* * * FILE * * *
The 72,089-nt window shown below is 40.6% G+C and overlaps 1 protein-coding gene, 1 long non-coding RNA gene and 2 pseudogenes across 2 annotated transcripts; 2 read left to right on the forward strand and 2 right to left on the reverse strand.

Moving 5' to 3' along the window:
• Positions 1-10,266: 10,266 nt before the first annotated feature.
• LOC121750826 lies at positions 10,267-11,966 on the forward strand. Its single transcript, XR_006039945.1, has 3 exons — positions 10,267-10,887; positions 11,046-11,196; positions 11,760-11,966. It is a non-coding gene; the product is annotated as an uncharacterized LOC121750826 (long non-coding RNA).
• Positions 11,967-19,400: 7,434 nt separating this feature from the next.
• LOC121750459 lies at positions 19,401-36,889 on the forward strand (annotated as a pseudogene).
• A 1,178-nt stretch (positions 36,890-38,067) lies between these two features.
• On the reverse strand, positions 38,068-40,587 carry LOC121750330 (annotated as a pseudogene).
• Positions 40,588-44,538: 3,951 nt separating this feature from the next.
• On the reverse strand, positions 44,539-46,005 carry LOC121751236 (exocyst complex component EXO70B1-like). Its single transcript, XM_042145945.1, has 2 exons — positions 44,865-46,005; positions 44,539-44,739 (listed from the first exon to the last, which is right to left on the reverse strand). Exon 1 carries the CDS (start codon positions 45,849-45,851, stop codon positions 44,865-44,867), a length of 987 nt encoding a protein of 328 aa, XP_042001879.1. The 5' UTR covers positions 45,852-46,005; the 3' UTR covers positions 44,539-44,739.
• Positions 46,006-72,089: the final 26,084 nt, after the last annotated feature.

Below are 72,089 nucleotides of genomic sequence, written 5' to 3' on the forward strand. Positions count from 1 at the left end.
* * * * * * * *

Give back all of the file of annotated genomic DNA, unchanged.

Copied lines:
The 72,089-nt window shown below is 40.6% G+C and overlaps 1 protein-coding gene, 1 long non-coding RNA gene and 2 pseudogenes across 2 annotated transcripts; 2 read left to right on the forward strand and 2 right to left on the reverse strand.

Moving 5' to 3' along the window:
• Positions 1-10,266: 10,266 nt before the first annotated feature.
• LOC121750826 lies at positions 10,267-11,966 on the forward strand. Its single transcript, XR_006039945.1, has 3 exons — positions 10,267-10,887; positions 11,046-11,196; positions 11,760-11,966. It is a non-coding gene; the product is annotated as an uncharacterized LOC121750826 (long non-coding RNA).
• Positions 11,967-19,400: 7,434 nt separating this feature from the next.
• LOC121750459 lies at positions 19,401-36,889 on the forward strand (annotated as a pseudogene).
• A 1,178-nt stretch (positions 36,890-38,067) lies between these two features.
• On the reverse strand, positions 38,068-40,587 carry LOC121750330 (annotated as a pseudogene).
• Positions 40,588-44,538: 3,951 nt separating this feature from the next.
• On the reverse strand, positions 44,539-46,005 carry LOC121751236 (exocyst complex component EXO70B1-like). Its single transcript, XM_042145945.1, has 2 exons — positions 44,865-46,005; positions 44,539-44,739 (listed from the first exon to the last, which is right to left on the reverse strand). Exon 1 carries the CDS (start codon positions 45,849-45,851, stop codon positions 44,865-44,867), a length of 987 nt encoding a protein of 328 aa, XP_042001879.1. The 5' UTR covers positions 45,852-46,005; the 3' UTR covers positions 44,539-44,739.
• Positions 46,006-72,089: the final 26,084 nt, after the last annotated feature.

Below are 72,089 nucleotides of genomic sequence, written 5' to 3' on the forward strand. Positions count from 1 at the left end.